The International Civil Rights Center and Museum at 134 S. Elm St. in Greensboro has made it known that it will be doing a lot this year related to the 60th Anniversary of the Sit-In protest that took place at the museum when it was still the downtown Greensboro F. W. Woolworth.

And the museum kicks off that celebration this month with a presentation and interactive discussion by Professor William Chafe of Duke University at 2 p.m. on Saturday, Feb. 22.

Chafe is the author of a highly influential work – “Civilities and Civil Rights: Greensboro, North Carolina, and the Black Struggle for Freedom” – which focuses on the struggle for civil rights in Greensboro,

His talk is called “The Greensboro Sit-Ins of 1960 – A 60 Year Reflection and Conversation.”

The program is free and open to everyone – however, registration is required. Those interested can register online at

This will be the first in a series of programs the museum will put on this year to honor the six-month time period in 1960 that started on Feb. 1 – the date the Sit-In began after the “NC A&T Four” refused to move from the lunch counter. The time period being celebrated runs through July 25 – the date that commemorates the integration of the Woolworth lunch counter after six months of persistence by protesters.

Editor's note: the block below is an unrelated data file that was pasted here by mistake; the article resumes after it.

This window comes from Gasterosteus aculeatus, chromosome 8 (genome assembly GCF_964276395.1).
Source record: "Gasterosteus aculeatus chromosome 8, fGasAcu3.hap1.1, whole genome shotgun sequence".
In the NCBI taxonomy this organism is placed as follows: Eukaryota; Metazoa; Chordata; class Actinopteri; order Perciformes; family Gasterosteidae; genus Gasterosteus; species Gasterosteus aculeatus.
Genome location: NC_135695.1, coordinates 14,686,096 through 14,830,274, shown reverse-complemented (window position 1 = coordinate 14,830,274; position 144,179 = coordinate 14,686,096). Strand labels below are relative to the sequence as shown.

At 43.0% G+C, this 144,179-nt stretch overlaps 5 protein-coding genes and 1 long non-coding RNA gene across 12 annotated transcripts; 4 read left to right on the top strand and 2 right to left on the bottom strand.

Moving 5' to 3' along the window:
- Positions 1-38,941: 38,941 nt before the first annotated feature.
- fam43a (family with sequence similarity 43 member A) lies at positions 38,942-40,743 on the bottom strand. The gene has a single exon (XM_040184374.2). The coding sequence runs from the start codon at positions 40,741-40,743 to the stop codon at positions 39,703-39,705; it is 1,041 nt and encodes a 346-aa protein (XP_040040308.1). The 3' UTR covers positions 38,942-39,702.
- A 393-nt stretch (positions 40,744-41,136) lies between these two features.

According to Guilford County Commissioner Skip Alston, a co-founder of the civil rights museum, the museum is attempting to bring in some very well known names this year to help celebrate the anniversary of the Sit-In. The largest celebration is expected to take place in late July, though the plans for that event are still in the works.

The Feb. 22 presentation by Chafe, as well as future programs, are also meant to honor the Dudley High School students and many others who participated in the nationally influential, non-violent fight for racial inclusion.

More information can be found at or by calling 336-274-9199.